London: Decades after Britain turned off its nationwide network of air raid sirens, a new system was established to warn citizens in case of emergency.
A rainy Sunday afternoon is punctuated by a loud siren-like alarm and 10-second vibration for millions of people, with a message on the home screens of 4G and 5G devices that no action is required for testing was displayed.
Some reported sirens going off early and late, others not receiving any alerts at all, and up to 10 million phones were lost. A technology expert was struggling to understand why a customer of Three, one of the UK’s largest mobile networks, was not receiving her 10-second alerts.
There were reports on social media that the sirens went off at 2:59pm instead of the scheduled 3pm. Others said alerts came minutes late or were received multiple times. Otherwise, messages were only received when signals were available. It didn’t always work if the phone was only connected to her Wi-Fi.
However, training had to be interrupted by television and radio news bulletins, matinee theater performances and the World Snooker Championships at the Crucible in Sheffield. Participants in the London Marathon also suffered from confusion when an emergency alarm sounded as they approached the finish line.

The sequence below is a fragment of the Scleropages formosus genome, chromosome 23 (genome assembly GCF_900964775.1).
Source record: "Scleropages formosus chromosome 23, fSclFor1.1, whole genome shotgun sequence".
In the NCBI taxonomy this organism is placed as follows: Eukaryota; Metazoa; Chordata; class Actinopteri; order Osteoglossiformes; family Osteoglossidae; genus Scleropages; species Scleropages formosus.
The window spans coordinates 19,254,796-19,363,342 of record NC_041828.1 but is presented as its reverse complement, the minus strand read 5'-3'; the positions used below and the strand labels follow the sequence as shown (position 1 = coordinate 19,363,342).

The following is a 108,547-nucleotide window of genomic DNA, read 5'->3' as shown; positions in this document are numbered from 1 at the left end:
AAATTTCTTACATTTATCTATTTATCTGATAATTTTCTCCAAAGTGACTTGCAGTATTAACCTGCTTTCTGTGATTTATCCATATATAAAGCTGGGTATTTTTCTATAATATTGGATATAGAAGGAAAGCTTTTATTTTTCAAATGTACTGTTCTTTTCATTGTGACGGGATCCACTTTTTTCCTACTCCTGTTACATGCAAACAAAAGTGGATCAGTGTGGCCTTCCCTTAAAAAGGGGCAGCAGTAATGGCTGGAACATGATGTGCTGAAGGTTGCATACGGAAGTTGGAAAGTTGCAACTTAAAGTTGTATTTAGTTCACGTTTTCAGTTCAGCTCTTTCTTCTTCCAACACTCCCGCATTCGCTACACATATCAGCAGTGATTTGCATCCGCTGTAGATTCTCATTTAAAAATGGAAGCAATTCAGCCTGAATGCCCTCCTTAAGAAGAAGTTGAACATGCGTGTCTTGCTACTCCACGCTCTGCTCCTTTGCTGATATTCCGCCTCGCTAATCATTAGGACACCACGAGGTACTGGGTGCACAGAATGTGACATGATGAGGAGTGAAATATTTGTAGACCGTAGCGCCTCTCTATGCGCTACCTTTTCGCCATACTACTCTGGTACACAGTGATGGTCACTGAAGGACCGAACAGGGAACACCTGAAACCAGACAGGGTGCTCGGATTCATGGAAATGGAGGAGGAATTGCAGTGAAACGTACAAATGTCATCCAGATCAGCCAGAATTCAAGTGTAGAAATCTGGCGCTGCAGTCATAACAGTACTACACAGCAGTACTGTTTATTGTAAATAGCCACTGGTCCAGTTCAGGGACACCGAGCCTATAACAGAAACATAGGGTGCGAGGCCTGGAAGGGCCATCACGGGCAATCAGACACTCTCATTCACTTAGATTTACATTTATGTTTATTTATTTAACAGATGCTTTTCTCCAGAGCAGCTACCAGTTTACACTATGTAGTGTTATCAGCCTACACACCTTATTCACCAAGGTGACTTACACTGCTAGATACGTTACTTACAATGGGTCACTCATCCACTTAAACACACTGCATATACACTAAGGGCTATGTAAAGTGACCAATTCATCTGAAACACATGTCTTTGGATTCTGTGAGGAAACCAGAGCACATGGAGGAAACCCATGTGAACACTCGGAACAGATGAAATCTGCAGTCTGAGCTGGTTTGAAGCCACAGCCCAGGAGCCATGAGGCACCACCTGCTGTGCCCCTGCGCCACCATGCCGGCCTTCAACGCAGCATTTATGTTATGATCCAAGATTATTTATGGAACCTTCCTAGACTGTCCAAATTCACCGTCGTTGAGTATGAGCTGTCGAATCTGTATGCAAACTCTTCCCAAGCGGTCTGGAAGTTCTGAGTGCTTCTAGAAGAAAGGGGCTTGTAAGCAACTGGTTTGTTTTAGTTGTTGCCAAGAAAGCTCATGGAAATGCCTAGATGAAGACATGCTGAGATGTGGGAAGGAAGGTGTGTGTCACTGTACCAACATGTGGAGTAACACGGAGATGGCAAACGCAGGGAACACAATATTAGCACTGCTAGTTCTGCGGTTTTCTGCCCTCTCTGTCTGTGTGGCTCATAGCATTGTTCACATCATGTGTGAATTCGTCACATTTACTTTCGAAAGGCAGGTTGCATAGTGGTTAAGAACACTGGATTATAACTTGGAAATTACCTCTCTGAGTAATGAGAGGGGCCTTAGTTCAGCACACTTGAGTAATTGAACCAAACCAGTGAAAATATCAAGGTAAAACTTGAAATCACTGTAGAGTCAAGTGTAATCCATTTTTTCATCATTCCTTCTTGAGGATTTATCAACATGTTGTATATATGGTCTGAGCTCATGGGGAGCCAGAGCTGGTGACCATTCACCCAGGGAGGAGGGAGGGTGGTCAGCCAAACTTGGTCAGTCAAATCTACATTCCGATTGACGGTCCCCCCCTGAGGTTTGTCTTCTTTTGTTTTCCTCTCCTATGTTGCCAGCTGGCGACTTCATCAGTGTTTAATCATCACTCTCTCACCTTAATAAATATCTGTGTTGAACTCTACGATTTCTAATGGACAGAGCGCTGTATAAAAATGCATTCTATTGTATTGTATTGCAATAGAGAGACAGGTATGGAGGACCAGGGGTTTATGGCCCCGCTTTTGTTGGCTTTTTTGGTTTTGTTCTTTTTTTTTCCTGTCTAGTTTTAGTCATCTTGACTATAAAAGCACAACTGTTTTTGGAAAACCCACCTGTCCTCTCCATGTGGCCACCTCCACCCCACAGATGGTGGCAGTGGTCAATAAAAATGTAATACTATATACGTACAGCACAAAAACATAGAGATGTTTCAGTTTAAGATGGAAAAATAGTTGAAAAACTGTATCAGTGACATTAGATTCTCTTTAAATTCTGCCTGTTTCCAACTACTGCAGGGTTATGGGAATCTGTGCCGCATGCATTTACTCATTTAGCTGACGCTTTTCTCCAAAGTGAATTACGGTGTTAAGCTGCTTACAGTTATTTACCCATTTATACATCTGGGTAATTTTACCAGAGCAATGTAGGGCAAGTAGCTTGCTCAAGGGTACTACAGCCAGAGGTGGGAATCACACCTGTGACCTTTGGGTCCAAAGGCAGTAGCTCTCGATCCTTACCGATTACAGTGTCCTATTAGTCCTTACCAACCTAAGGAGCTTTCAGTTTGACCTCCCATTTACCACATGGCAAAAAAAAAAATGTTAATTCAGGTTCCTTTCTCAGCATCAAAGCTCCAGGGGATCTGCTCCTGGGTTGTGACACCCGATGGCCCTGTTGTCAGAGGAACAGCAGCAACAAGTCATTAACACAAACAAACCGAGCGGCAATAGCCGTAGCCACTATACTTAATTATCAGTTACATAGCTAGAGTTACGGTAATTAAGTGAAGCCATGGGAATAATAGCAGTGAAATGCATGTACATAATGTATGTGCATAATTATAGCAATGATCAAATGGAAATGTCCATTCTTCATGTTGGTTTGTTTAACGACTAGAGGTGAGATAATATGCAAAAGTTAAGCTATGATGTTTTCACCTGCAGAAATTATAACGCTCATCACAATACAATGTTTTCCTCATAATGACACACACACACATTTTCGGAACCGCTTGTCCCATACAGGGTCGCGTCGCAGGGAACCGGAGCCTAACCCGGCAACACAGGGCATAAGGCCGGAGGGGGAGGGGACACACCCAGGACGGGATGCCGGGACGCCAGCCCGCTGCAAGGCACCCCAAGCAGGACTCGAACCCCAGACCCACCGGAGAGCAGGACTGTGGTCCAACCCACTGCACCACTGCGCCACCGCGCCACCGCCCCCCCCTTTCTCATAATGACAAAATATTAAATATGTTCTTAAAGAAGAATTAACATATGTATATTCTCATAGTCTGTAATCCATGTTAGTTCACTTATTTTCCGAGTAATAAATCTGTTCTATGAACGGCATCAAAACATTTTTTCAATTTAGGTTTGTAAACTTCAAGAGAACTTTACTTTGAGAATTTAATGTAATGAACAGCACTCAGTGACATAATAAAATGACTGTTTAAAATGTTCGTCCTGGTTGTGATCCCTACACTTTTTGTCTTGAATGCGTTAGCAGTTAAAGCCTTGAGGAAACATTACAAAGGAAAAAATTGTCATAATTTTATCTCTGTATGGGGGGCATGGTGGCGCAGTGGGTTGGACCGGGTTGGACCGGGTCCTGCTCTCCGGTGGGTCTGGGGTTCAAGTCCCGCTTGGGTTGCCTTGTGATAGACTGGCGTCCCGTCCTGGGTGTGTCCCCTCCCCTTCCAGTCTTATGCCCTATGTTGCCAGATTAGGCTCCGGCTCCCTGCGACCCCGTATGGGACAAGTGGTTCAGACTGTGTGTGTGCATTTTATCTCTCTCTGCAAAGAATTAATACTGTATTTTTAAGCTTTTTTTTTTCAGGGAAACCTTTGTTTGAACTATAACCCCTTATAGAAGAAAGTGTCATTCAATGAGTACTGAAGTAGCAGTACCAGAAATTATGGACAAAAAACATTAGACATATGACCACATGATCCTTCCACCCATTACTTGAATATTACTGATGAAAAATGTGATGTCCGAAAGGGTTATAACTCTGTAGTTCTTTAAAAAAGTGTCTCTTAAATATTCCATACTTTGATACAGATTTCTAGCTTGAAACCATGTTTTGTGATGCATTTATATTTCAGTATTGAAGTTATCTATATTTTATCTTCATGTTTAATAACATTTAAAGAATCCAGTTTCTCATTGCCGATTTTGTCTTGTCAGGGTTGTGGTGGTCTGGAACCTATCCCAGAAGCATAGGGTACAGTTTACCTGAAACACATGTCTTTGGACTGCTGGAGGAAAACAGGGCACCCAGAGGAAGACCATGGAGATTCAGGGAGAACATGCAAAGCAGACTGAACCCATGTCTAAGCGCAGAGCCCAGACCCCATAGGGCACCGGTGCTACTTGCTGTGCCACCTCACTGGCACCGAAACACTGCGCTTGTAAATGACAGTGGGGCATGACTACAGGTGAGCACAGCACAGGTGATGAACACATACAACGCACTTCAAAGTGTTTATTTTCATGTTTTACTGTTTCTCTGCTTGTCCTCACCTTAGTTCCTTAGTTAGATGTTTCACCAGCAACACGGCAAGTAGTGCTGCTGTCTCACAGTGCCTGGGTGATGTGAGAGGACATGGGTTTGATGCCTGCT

A new emergency warning system is designed to warn the public of nearby life hazards, such as floods and wildfires. The “broadcast” system can also be used to warn of security threats such as terrorist attacks, as in other countries such as the Netherlands.
Security agencies are wary that the alarm, if used incorrectly during an ongoing terrorist event, could reveal the location of members of the public hiding from attackers.
The United States, Canada, and Japan have similar services, which have been credited with saving lives during severe weather. But they are not foolproof. In 2018, people in Hawaii were misrepresented as being under a missile attack, causing widespread panic.
https://www.smh.com.au/world/europe/brits-suffer-through-government-s-bungled-emergency-alert-trial-20230424-p5d2rh.html?ref=rss&utm_medium=rss&utm_source=rss_world UK mobile phone alert trial hits trouble